Freddie Mac announced Tuesday that it has obtained a number ofinsurance policies under its Agency Credit Insurance Structure (ACIS) in an effort to reduce risk to taxpayers in mortgage loans and further expand risk-sharing initiatives beyond capital markets.
The announcement comes one week after Fannie Mae announced it was expanding the role of private capital in the mortgage market by transferring the credit risk on a pool of loans from taxpayers to a panel of domestic reinsurers.
Freddie Mac’s newly-obtained insurance policies, which are underwritten by a panel of insurers and reinsurers, will cover up to approximately $155 million in losses for a portion of the credit risk associated with a pool of single-family loans acquired in the third quarter of 2013.
The acquisition of the insurance policies is part of Freddie Mac’s ongoing market-leading effort to introduce new risk-sharing initiatives. Since mid-2013, Freddie Mac has introduced four ACIS transactions and nine Structured Agency Credit Risk (STACR) debt note offerings. Freddie Mac has laid off a substantial portion of credit risk for more than $205 billion in unpaid balances on single-family mortgages through these transactions.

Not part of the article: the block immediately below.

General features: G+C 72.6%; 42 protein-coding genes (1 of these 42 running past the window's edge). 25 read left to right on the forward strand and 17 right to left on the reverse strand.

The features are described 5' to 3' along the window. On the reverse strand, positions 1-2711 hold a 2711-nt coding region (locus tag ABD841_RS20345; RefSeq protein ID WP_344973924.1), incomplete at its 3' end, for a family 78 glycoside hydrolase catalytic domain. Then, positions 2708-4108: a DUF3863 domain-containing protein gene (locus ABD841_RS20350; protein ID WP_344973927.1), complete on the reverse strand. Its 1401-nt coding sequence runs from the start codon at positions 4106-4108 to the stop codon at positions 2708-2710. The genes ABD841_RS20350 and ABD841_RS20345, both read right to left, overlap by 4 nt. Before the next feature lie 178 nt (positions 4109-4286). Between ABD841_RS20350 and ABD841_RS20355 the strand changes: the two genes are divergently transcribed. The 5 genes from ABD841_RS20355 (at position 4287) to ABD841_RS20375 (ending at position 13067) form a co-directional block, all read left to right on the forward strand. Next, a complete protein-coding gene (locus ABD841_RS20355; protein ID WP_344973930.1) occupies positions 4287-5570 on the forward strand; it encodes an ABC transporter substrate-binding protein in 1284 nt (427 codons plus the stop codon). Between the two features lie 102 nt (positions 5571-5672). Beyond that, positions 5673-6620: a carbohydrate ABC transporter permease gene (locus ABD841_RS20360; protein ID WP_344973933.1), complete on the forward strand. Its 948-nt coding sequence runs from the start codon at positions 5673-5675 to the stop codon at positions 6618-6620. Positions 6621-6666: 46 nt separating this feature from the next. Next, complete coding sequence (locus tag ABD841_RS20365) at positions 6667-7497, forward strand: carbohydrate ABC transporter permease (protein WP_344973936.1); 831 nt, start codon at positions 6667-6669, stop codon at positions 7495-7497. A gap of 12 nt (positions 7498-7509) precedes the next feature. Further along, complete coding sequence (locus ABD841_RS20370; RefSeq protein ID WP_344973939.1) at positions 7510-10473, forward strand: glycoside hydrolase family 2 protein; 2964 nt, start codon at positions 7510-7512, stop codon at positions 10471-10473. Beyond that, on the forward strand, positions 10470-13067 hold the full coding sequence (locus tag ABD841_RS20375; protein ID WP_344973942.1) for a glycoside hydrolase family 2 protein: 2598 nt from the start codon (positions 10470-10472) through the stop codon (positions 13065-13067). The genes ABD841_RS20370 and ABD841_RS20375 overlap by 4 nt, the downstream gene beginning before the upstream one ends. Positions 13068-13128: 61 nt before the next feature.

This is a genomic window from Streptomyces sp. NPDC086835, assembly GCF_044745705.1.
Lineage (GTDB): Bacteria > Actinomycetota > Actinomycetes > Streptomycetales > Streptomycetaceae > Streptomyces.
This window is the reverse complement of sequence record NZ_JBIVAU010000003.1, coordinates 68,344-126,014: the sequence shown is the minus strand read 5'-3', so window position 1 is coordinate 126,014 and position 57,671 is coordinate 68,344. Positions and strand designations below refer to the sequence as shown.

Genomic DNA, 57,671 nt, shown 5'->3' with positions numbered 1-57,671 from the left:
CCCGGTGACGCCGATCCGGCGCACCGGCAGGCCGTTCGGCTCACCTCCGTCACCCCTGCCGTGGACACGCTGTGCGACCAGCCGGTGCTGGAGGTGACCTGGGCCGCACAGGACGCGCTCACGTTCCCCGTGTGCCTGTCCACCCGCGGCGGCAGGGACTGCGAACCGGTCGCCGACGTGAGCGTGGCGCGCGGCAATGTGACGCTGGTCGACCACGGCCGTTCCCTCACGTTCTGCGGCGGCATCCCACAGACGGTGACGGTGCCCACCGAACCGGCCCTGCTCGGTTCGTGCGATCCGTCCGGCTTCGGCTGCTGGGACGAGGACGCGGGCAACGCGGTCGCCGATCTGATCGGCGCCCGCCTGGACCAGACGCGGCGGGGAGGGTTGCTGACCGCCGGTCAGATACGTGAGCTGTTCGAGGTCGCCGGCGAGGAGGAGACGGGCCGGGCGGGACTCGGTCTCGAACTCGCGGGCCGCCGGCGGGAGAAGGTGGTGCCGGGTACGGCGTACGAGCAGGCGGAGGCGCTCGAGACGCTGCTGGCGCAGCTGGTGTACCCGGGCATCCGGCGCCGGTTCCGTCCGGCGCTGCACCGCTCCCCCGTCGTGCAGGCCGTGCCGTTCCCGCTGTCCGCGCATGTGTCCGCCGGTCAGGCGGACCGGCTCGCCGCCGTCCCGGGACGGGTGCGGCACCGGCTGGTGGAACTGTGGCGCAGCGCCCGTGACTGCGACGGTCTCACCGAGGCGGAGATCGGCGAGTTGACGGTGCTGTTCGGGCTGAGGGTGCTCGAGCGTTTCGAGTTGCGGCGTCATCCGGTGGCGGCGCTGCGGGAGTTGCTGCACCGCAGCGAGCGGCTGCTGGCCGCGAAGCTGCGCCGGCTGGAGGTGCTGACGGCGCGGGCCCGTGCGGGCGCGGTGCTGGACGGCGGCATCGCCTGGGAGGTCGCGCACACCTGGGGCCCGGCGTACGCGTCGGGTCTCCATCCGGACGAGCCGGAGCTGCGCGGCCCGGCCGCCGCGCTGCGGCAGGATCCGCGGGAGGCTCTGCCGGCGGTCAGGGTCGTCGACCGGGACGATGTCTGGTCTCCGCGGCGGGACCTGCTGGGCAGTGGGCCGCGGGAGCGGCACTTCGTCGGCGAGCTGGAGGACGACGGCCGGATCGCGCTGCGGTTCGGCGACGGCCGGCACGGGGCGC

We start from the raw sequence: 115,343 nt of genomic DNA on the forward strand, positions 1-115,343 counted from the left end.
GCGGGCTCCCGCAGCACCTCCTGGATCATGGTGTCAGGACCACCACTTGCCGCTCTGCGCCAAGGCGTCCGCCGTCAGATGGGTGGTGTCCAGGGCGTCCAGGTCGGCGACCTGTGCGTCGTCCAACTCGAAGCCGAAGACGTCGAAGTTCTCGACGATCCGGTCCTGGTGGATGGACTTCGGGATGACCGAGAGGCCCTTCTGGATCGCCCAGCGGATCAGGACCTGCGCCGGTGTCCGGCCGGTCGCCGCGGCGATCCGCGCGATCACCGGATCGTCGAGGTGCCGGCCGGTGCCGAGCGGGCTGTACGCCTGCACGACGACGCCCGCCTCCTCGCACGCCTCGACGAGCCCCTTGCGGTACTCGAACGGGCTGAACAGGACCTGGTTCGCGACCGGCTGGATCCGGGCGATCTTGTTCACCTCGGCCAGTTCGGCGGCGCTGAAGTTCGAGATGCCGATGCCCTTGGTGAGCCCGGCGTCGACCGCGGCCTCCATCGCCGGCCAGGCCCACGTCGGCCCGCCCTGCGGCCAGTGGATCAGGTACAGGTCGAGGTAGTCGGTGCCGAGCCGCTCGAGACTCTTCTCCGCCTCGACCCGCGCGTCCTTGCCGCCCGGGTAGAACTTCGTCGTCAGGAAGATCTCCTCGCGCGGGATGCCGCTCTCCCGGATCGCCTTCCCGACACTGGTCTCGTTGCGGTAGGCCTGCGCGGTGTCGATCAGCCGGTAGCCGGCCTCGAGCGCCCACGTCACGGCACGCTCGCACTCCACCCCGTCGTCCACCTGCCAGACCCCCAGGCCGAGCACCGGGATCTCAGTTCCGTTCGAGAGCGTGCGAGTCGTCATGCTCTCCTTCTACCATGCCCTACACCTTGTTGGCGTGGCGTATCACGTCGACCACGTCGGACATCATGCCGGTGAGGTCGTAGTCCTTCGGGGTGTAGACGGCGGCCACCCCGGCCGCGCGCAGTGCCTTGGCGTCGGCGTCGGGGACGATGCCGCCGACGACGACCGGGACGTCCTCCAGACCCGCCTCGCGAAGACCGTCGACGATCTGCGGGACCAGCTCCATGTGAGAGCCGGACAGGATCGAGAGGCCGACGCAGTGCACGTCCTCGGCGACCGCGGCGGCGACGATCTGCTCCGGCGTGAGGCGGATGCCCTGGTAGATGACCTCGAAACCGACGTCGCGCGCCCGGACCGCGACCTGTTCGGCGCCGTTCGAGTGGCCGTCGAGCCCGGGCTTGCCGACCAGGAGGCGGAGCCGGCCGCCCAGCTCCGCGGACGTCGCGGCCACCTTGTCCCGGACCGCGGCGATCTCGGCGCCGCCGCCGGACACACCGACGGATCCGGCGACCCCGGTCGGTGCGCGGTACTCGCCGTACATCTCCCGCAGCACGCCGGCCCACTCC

“This transaction is backed by a mix of new and returning participants,” said Kevin Palmer, vice president of Freddie Mac’s Single-Family strategic credit costing and structuring. “These policies further demonstrate Freddie Mac’s business strategy to expand risk sharing with private firms to reduce taxpayers’ exposure to mortgage losses. ACIS demonstrates an alternative to risk transfer outside of the capital markets that we believe will be a meaningful part of our future risk transfer strategy. ACIS transfers a portion of the remaining credit risk associated with STACR reference pools to a diversified set of insurance and reinsurance companies around the globe, some of which are among the largest and best-capitalized in the industry.”
Freddie Mac and Fannie Mae were taken under conservatorship of the federal government in September 2008, and both received a combined total of $188 billion in bailout money from taxpayers. Both have since returned to profitability. The Federal Housing Finance Administration (FHFA), conservator for both GSEs, has drawn some criticism for its recent announcement that it was lowering the required down payment for a mortgage loan to 3 percent for qualified first-time homebuyers, with critics citing the amount of risk involved for taxpayers.